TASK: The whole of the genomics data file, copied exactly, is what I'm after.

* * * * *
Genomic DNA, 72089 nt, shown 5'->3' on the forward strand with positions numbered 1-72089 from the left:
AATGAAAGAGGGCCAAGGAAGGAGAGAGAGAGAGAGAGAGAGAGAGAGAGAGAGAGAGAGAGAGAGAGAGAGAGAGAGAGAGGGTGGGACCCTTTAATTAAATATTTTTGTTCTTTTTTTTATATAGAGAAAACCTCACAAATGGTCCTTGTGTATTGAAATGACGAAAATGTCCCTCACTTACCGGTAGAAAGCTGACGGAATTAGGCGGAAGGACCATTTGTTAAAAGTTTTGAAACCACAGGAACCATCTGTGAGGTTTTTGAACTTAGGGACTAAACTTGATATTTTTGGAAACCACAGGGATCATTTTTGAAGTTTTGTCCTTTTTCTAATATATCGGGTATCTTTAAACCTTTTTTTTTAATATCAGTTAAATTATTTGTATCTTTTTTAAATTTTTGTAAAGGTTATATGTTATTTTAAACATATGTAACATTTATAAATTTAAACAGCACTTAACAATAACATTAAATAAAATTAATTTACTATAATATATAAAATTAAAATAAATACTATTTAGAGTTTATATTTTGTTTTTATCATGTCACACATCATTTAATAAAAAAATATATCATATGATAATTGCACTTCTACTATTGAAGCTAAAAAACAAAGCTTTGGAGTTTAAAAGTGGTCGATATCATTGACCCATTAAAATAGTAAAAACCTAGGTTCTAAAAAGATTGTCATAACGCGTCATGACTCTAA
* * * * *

Genomic DNA, 72089 nt, shown 5'->3' on the forward strand with positions numbered 1-72089 from the left:
AATGAAAGAGGGCCAAGGAAGGAGAGAGAGAGAGAGAGAGAGAGAGAGAGAGAGAGAGAGAGAGAGAGAGAGAGAGAGAGAGGGTGGGACCCTTTAATTAAATATTTTTGTTCTTTTTTTTATATAGAGAAAACCTCACAAATGGTCCTTGTGTATTGAAATGACGAAAATGTCCCTCACTTACCGGTAGAAAGCTGACGGAATTAGGCGGAAGGACCATTTGTTAAAAGTTTTGAAACCACAGGAACCATCTGTGAGGTTTTTGAACTTAGGGACTAAACTTGATATTTTTGGAAACCACAGGGATCATTTTTGAAGTTTTGTCCTTTTTCTAATATATCGGGTATCTTTAAACCTTTTTTTTTAATATCAGTTAAATTATTTGTATCTTTTTTAAATTTTTGTAAAGGTTATATGTTATTTTAAACATATGTAACATTTATAAATTTAAACAGCACTTAACAATAACATTAAATAAAATTAATTTACTATAATATATAAAATTAAAATAAATACTATTTAGAGTTTATATTTTGTTTTTATCATGTCACACATCATTTAATAAAAAAATATATCATATGATAATTGCACTTCTACTATTGAAGCTAAAAAACAAAGCTTTGGAGTTTAAAAGTGGTCGATATCATTGACCCATTAAAATAGTAAAAACCTAGGTTCTAAAAAGATTGTCATAACGCGTCATGACTCTAA